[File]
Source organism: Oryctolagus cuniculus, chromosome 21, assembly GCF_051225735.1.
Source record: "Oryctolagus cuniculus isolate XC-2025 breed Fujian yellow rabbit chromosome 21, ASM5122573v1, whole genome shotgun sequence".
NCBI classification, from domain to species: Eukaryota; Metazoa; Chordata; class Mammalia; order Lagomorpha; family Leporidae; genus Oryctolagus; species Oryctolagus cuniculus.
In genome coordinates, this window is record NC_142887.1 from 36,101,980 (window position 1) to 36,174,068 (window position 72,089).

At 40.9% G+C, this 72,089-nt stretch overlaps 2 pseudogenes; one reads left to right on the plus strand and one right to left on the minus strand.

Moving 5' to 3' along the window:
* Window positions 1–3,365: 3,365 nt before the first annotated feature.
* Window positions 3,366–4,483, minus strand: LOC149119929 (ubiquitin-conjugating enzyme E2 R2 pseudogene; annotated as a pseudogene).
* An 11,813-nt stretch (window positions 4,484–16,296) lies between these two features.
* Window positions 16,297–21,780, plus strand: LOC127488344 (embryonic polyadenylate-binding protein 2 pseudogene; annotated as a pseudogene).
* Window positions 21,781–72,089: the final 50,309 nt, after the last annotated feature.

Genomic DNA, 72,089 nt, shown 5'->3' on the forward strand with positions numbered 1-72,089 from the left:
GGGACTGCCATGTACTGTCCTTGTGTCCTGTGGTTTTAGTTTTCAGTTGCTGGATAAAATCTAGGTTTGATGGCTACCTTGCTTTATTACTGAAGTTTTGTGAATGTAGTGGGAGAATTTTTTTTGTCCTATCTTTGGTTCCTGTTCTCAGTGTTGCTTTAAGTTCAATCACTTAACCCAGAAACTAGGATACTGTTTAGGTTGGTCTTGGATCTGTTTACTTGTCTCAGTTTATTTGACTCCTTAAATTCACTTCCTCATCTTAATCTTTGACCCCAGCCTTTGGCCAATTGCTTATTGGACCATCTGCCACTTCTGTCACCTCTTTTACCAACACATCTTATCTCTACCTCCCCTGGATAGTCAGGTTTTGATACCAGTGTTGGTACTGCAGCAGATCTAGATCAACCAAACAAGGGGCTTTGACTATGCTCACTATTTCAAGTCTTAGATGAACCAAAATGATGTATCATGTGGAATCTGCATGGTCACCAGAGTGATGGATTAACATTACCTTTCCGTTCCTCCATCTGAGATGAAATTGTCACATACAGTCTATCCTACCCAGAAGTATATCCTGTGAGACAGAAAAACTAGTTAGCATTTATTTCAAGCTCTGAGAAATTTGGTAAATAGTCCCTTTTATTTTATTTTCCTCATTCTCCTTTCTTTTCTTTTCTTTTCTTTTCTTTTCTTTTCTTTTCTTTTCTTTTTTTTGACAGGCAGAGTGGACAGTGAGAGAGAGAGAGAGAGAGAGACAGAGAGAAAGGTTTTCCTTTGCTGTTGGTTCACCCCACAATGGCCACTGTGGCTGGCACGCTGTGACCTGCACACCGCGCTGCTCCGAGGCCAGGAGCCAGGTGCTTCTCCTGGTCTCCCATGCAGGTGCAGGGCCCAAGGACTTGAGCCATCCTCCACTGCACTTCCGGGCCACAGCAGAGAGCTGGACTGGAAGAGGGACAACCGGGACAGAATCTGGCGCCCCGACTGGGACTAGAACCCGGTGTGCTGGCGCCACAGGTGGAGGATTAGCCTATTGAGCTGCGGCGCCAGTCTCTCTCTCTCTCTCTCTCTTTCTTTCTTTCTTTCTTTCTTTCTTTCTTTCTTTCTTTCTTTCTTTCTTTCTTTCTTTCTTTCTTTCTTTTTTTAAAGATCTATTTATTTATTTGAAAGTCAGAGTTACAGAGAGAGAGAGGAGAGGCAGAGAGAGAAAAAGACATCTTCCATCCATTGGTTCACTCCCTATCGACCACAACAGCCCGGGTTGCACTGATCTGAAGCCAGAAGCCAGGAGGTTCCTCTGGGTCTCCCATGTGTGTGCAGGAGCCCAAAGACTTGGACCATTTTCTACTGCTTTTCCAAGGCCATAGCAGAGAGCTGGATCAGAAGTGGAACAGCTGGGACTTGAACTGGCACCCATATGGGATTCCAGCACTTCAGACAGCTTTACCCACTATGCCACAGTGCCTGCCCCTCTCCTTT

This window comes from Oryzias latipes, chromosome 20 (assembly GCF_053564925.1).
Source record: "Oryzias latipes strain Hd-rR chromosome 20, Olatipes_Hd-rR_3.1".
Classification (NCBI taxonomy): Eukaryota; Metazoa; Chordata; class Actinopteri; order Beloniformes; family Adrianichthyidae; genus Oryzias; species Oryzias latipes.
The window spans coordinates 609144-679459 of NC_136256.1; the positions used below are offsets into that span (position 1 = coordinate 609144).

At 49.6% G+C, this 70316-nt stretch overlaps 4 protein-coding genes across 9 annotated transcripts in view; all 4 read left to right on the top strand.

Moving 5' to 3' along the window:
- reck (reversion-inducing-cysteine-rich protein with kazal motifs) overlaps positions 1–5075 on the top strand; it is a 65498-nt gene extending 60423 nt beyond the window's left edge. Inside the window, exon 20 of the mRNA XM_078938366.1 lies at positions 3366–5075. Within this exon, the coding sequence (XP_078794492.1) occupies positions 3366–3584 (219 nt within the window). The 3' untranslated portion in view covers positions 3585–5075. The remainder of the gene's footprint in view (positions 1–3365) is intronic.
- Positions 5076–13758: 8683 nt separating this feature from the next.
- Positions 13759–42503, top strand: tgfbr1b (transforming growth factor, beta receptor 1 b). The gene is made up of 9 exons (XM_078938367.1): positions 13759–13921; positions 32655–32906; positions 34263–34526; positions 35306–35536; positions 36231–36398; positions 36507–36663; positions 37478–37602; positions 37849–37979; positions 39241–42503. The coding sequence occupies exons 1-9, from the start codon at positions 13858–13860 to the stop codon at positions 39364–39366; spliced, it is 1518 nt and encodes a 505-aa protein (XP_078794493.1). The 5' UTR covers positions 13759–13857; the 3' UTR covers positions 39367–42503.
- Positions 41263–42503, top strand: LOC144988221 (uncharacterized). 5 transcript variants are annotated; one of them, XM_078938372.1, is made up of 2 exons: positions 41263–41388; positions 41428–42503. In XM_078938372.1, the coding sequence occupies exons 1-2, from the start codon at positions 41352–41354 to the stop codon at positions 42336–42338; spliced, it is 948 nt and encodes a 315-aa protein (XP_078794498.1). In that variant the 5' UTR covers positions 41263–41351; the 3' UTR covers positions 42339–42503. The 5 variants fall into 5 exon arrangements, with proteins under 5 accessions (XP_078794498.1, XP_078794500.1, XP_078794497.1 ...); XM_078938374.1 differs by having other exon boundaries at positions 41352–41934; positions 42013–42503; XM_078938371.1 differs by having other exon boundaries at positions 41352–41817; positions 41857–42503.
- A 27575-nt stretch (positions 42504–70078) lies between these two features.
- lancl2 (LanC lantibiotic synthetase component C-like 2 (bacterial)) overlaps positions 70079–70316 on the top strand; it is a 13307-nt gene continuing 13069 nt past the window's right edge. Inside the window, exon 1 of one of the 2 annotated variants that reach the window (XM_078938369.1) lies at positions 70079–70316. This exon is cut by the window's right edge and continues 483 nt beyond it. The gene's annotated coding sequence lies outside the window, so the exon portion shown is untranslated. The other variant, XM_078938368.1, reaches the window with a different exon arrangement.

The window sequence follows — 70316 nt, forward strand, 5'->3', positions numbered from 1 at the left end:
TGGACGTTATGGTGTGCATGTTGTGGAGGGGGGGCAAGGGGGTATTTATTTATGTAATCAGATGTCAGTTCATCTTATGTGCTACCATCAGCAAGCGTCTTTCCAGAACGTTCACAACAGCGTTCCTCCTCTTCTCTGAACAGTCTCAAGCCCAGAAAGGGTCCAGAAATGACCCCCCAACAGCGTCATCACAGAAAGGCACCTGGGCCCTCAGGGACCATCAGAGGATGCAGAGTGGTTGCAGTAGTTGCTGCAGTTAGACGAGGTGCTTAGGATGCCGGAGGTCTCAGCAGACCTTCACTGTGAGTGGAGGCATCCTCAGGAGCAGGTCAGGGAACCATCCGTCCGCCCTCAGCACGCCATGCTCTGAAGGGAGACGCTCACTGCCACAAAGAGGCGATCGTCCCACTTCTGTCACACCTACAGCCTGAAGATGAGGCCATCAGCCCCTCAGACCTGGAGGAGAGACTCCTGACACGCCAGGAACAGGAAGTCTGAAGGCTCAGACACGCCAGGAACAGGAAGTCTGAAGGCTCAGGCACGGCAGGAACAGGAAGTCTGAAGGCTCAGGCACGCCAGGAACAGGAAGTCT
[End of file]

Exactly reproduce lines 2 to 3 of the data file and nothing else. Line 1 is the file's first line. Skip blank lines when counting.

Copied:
Source record: "Oryctolagus cuniculus isolate XC-2025 breed Fujian yellow rabbit chromosome 21, ASM5122573v1, whole genome shotgun sequence".
NCBI classification, from domain to species: Eukaryota; Metazoa; Chordata; class Mammalia; order Lagomorpha; family Leporidae; genus Oryctolagus; species Oryctolagus cuniculus.